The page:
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The joint project of the Arnold Bergstraesser Institute and the University of Freiburg aims at working on questions of provenance and the care/handling of human remains in collaboration with probable societies/communities of origin. The project focuses on the Alexander Ecker Collection of human skulls, named after the anatomist from Freiburg who founded it in c. 1860. The discovery of thus far unknown archival material from this collection enables an innovative, more intensive and more detailed research on provenance to be conducted. The project focuses on approximately 120 skulls believed to originate from the African continent.


Catalog der Sammlung Freiburg

The Alexander Ecker Collection - University Archive (Inventory M1)

The aim of the project is threefold. A detailed documentation will be achieved based on the application of historical and biological non-invasive methods of provenance analysis. Concurrently and in close collaboration with anthropologists, political scientists, and museum representatives from the regions of origin, a concept of reciprocal research and practical care/handling of human remains from colonial contexts will be developed.

An advisory board inaugurated/assembled accordingly will regularly convene to secure maximum transparency and participation.

As there is little experience thus far in such an interdisciplinary as well as intercultural approach, besides the clarification of provenance a major objective will be the documentation of experiences during the course of the project. This will result in best practice recommendations for the rapprochement between societies/communities of origin and the location of collections using the Freiburg collection as a concrete example. 

Acceptance as well as sensitivities of different approaches aimed to clarify provenance will be worked out in a dialogue. Based on the achieved/obtained results, the foundation for a discussion about the application of advanced methods, including invasive methods, and their gain in knowledge will be provided.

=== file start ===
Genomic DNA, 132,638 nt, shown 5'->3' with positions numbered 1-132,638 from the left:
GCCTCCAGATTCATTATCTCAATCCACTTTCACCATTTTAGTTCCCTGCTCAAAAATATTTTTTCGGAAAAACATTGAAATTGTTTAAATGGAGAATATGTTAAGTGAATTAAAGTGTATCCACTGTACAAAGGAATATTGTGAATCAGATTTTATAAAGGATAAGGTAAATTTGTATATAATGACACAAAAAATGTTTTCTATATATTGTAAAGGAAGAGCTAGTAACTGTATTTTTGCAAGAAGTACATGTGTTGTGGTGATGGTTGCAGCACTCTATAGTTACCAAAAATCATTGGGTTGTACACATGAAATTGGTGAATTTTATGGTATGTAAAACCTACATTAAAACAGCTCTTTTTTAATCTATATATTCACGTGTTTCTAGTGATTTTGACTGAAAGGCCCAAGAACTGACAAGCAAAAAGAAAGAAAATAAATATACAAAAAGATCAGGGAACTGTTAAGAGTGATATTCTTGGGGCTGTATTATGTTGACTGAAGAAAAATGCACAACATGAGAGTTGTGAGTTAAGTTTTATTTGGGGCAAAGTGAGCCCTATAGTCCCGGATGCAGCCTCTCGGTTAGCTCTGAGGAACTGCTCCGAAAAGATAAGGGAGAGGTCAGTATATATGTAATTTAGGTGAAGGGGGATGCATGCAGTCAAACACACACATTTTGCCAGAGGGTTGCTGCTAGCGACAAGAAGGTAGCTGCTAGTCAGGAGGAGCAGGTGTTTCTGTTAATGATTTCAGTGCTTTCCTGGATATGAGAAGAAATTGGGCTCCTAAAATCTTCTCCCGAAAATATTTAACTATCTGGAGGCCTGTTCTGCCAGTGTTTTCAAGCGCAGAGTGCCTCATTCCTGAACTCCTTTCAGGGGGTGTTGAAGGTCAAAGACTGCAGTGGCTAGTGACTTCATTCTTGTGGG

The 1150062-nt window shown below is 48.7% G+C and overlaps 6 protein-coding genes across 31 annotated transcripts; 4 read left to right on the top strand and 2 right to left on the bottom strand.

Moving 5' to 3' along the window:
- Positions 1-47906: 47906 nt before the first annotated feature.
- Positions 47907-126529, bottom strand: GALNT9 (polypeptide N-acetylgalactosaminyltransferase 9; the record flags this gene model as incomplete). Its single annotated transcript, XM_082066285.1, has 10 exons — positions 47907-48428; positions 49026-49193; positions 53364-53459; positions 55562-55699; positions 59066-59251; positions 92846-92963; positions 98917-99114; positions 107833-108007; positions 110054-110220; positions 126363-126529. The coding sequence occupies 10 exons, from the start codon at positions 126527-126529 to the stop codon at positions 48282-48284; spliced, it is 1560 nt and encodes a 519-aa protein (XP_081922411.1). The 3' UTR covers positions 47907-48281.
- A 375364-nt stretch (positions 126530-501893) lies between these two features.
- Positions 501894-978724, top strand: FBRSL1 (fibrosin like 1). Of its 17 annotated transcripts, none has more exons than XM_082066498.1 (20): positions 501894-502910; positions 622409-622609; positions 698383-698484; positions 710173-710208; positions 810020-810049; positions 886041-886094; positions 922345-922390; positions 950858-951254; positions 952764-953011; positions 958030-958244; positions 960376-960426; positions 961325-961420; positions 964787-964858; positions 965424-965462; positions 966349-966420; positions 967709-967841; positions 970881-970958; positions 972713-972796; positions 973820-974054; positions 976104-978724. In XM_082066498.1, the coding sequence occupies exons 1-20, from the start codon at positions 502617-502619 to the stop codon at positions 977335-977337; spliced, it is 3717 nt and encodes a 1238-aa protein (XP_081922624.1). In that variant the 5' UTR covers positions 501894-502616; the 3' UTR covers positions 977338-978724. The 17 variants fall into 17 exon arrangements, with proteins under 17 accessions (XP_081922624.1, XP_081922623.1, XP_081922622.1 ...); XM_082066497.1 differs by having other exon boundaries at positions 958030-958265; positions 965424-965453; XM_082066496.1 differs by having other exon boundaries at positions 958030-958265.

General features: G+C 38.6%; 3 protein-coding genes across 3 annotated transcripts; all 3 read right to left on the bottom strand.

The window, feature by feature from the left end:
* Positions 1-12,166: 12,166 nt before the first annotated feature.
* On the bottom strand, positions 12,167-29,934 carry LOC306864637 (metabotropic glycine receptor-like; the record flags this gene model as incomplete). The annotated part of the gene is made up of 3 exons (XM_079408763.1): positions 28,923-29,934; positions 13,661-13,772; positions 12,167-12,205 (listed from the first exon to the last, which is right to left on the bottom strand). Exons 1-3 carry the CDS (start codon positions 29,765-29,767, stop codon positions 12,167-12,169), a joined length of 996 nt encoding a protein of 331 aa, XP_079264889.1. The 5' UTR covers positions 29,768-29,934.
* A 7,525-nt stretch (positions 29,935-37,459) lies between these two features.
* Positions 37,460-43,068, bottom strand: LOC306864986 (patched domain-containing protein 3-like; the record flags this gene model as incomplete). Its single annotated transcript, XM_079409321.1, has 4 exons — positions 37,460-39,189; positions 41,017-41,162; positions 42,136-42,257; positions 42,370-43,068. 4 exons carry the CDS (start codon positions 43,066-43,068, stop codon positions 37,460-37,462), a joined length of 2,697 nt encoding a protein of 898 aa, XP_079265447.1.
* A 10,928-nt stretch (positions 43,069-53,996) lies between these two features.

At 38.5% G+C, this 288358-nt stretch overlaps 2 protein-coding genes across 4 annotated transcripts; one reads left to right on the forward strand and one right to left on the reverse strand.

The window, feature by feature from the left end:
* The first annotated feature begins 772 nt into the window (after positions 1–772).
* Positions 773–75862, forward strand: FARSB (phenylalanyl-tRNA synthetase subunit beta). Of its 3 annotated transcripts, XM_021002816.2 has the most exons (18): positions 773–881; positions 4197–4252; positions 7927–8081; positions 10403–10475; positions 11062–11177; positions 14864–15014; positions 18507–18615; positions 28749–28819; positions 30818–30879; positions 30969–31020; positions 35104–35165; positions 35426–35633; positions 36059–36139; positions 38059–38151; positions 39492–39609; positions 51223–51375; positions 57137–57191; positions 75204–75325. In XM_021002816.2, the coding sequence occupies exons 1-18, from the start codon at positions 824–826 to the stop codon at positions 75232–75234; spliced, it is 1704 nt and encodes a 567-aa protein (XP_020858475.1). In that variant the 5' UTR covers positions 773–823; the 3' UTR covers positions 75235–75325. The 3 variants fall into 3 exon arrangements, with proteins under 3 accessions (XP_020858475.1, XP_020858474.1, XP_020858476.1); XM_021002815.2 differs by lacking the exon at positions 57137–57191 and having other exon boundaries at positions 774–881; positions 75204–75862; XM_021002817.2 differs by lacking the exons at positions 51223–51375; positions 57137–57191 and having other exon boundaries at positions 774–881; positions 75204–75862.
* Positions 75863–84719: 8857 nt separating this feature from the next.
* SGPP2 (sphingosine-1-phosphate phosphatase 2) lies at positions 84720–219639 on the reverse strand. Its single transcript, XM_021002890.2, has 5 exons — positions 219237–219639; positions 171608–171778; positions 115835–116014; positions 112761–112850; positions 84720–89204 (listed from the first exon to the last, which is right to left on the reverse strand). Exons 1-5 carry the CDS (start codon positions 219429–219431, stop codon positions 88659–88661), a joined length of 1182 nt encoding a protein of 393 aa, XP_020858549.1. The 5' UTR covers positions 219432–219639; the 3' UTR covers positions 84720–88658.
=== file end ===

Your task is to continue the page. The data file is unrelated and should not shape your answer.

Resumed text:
The Dead are not in a Rush

Communicating science - this video attempts to artistically process research results from the project "Provenance Research with a Restitution Perspective".

This experiment in science communication is based on a 1.5-hour conversation between Prof. Wazi Apoh (University of Ghana) and Prof. Andreas Mehler (University of Freiburg). The text reflects the statements of the two experts in the form of film images and contains audiovisual excerpts from the discussions of the advisory board as well as material filmed with Prof. Albert Gouaffo (University of Dschang) at the Institute of Biological Anthropology at the University of Freiburg.

The voices of the two professors were re-enacted by two actors (Thomas Douglas for Andreas Mehler and Mbene Mbunga Mwambene for Wazi Apoh) and show some of the unexpected results of the research process in the exchange with the international advisory board.

Bioarchaeologist Pearl S. N. O. Lamptey, affiliated to the University of Paris-Saclay and the University of Ghana, Accra, spent six weeks with the project members in Freiburg (on behalf of the Ghanaian representatives).

Her visit was to enable her to have hands on engagement with the human remains and to enhance an interactive exchange with experts on the ground. Whilst there, she was able to foster the integration of the methodological approaches of biological anthropology in the provenance research and analysis. As well as contribute to discussions regarding likely challenges of the project. As a member of the project’s advisory board, a major contribution of Pearl was to monitor the methods for the provenance analysis, foster discussion on ethical issues about the procedure of repatriation of human remains and on the interaction with communities of origin. Additionally, Pearl gained insight into the curating approaches of other collections of human Remains in Germany and in Switzerland.

This visit represents an important step towards reciprocity in order to identify and respect positions and emotions in communities of origin, which represents a major aim of the project.